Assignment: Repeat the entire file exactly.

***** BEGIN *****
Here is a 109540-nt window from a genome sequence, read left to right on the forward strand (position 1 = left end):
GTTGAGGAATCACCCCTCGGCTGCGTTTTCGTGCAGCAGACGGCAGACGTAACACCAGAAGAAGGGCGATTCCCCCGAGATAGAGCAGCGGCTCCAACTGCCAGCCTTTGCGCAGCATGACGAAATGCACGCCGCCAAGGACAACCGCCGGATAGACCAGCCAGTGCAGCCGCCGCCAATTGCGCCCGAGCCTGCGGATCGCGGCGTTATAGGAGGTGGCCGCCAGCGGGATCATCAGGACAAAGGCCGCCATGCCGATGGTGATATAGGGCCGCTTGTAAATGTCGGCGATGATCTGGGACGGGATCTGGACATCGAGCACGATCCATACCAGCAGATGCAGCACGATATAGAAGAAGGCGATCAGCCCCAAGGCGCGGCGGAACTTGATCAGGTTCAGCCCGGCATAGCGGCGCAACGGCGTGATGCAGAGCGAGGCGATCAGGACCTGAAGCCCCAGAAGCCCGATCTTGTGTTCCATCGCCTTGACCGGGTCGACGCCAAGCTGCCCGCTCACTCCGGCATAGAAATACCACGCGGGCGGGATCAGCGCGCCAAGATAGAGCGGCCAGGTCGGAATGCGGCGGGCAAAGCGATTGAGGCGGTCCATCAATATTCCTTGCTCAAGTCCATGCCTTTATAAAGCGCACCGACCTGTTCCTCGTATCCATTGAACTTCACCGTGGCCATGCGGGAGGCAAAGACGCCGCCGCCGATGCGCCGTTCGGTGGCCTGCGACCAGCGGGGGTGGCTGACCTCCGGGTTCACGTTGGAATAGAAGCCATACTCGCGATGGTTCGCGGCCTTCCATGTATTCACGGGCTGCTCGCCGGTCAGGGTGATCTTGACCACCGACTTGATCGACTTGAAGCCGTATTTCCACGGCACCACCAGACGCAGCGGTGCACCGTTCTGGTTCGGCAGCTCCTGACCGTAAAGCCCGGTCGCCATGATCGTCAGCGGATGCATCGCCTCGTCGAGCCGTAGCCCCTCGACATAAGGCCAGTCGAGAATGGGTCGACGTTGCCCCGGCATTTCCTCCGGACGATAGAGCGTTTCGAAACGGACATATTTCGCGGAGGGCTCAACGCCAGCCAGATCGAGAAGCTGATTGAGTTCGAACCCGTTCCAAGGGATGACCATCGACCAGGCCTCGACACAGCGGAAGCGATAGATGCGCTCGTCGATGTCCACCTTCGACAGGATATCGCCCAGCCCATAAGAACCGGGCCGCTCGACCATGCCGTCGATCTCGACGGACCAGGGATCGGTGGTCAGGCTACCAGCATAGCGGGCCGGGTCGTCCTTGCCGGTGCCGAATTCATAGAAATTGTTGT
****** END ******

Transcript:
Here is a 109540-nt window from a genome sequence, read left to right on the forward strand (position 1 = left end):
GTTGAGGAATCACCCCTCGGCTGCGTTTTCGTGCAGCAGACGGCAGACGTAACACCAGAAGAAGGGCGATTCCCCCGAGATAGAGCAGCGGCTCCAACTGCCAGCCTTTGCGCAGCATGACGAAATGCACGCCGCCAAGGACAACCGCCGGATAGACCAGCCAGTGCAGCCGCCGCCAATTGCGCCCGAGCCTGCGGATCGCGGCGTTATAGGAGGTGGCCGCCAGCGGGATCATCAGGACAAAGGCCGCCATGCCGATGGTGATATAGGGCCGCTTGTAAATGTCGGCGATGATCTGGGACGGGATCTGGACATCGAGCACGATCCATACCAGCAGATGCAGCACGATATAGAAGAAGGCGATCAGCCCCAAGGCGCGGCGGAACTTGATCAGGTTCAGCCCGGCATAGCGGCGCAACGGCGTGATGCAGAGCGAGGCGATCAGGACCTGAAGCCCCAGAAGCCCGATCTTGTGTTCCATCGCCTTGACCGGGTCGACGCCAAGCTGCCCGCTCACTCCGGCATAGAAATACCACGCGGGCGGGATCAGCGCGCCAAGATAGAGCGGCCAGGTCGGAATGCGGCGGGCAAAGCGATTGAGGCGGTCCATCAATATTCCTTGCTCAAGTCCATGCCTTTATAAAGCGCACCGACCTGTTCCTCGTATCCATTGAACTTCACCGTGGCCATGCGGGAGGCAAAGACGCCGCCGCCGATGCGCCGTTCGGTGGCCTGCGACCAGCGGGGGTGGCTGACCTCCGGGTTCACGTTGGAATAGAAGCCATACTCGCGATGGTTCGCGGCCTTCCATGTATTCACGGGCTGCTCGCCGGTCAGGGTGATCTTGACCACCGACTTGATCGACTTGAAGCCGTATTTCCACGGCACCACCAGACGCAGCGGTGCACCGTTCTGGTTCGGCAGCTCCTGACCGTAAAGCCCGGTCGCCATGATCGTCAGCGGATGCATCGCCTCGTCGAGCCGTAGCCCCTCGACATAAGGCCAGTCGAGAATGGGTCGACGTTGCCCCGGCATTTCCTCCGGACGATAGAGCGTTTCGAAACGGACATATTTCGCGGAGGGCTCAACGCCAGCCAGATCGAGAAGCTGATTGAGTTCGAACCCGTTCCAAGGGATGACCATCGACCAGGCCTCGACACAGCGGAAGCGATAGATGCGCTCGTCGATGTCCACCTTCGACAGGATATCGCCCAGCCCATAAGAACCGGGCCGCTCGACCATGCCGTCGATCTCGACGGACCAGGGATCGGTGGTCAGGCTACCAGCATAGCGGGCCGGGTCGTCCTTGCCGGTGCCGAATTCATAGAAATTGTTGT